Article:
Big tech firms have an interesting relationship with the U.S. government in which the two parties meet to discuss current issues and their relationship to social media, while also trying to ensure that these companies don't become too powerful. Today, the White House has laid out six principles that it will be focusing on to limit the power and reach of big tech firms.
The Biden administration met with several subject matter experts in the big tech and social media space recently to formulate some challenging focus areas that require further legislation. The meeting was attended by members of U.S. president Joe Biden's cabinet as well as executives from some tech firms like Sonos and Mozilla.
There are six principles targeting big tech reform in total and we have summarized them below:
- Promote competition in the technology sector: There is bipartisan support to have clearer rules that ensure that the U.S. IT sector is not prohibitive to new entrants such as small- to medium-sized businesses and entrepreneurs. The main way to tackle this issue is through new antitrust laws.
- Provide robust federal protections for Americans' privacy: The focus here is to ensure that data collection is as minimal as possible with limits on targeted advertising too. The burden would be placed upon big tech firms to accommodate these changes rather than forcing consumers to go through lengthy terms and conditions of their data being collected, especially data related to health and geo-location. This enjoys bipartisan support as well.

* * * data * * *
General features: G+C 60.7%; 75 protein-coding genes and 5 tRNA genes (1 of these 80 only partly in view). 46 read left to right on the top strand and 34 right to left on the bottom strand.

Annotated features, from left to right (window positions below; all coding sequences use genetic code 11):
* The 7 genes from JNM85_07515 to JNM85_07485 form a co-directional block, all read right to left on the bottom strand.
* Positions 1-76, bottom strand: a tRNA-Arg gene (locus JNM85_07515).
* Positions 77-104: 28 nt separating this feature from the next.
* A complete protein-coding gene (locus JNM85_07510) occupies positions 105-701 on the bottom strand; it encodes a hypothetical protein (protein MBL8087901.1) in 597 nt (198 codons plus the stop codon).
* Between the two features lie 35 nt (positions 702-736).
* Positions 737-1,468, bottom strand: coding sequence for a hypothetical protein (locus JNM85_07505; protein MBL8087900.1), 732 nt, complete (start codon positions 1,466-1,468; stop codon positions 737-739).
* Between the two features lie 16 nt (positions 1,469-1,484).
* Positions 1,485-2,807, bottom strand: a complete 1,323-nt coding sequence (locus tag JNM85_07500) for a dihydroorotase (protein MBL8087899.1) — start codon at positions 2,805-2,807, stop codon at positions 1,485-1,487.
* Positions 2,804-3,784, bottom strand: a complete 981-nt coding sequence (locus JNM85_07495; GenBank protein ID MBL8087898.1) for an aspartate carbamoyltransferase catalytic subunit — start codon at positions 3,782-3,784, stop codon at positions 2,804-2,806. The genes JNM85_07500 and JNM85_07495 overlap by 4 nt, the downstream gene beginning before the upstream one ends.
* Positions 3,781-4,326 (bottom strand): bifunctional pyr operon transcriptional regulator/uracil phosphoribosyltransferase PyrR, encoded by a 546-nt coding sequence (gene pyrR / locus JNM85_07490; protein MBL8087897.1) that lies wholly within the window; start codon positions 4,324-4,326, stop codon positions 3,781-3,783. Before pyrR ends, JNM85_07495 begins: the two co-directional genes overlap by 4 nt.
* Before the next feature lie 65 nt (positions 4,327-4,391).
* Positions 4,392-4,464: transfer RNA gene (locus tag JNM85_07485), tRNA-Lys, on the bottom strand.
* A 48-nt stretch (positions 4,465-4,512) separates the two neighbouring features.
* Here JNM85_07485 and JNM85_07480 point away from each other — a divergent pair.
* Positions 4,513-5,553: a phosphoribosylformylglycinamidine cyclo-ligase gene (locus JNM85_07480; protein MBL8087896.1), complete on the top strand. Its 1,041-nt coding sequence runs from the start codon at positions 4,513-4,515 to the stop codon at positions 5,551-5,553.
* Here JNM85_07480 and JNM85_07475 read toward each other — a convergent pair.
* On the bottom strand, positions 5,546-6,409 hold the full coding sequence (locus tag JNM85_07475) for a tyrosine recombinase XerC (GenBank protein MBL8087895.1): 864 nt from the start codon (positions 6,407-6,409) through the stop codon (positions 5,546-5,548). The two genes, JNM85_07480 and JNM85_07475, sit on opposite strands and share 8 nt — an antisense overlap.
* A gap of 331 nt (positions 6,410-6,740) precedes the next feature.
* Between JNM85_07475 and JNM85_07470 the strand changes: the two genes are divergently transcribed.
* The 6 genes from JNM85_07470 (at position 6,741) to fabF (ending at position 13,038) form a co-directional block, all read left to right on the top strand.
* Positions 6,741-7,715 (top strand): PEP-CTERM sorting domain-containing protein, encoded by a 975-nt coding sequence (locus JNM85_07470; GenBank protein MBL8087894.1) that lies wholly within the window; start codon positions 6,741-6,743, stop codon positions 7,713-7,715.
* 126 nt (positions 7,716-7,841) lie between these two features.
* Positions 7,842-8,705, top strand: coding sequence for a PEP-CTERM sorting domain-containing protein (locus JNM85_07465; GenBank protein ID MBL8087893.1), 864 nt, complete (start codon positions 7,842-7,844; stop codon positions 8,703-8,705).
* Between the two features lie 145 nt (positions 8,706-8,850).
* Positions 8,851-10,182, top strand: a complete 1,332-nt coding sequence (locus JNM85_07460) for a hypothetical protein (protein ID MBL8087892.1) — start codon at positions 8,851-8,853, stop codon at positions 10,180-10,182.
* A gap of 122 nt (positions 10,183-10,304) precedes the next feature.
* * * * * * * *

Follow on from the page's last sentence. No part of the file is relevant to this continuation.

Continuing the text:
- Protect our kids by putting in place even stronger privacy and online protections for them, including prioritizing safety by design standards and practices for online platforms, products, and services: Big tech firms will be encouraged to prioritize the wellbeing of the youth over revenue and profit, considering that this market is particularly susceptible to online harm.
- Remove special legal protections for large tech platforms: Section 230 of the Communications Decency Act protects tech platforms from liability if they host illegal content, this needs to be revisited.
- Increase transparency about platform’s algorithms and content moderation decisions: There is a major lack of transparency for both users and researchers in terms of the algorithms being used to display content. There needs to be less opaqueness in this area.
- Stop discriminatory algorithmic decision-making: There need to be "strong protections" to ensure that algorithms do not discriminate against protected groups and vulnerable communities.
Although the reforms do sound nice on paper - they're certainly not as bad as simply asking big tech firms to get rid of algorithms altogether - the real challenge is figuring out how to actually implement and enforce them. We'll likely hear more about efforts on this front in the weeks and months to come.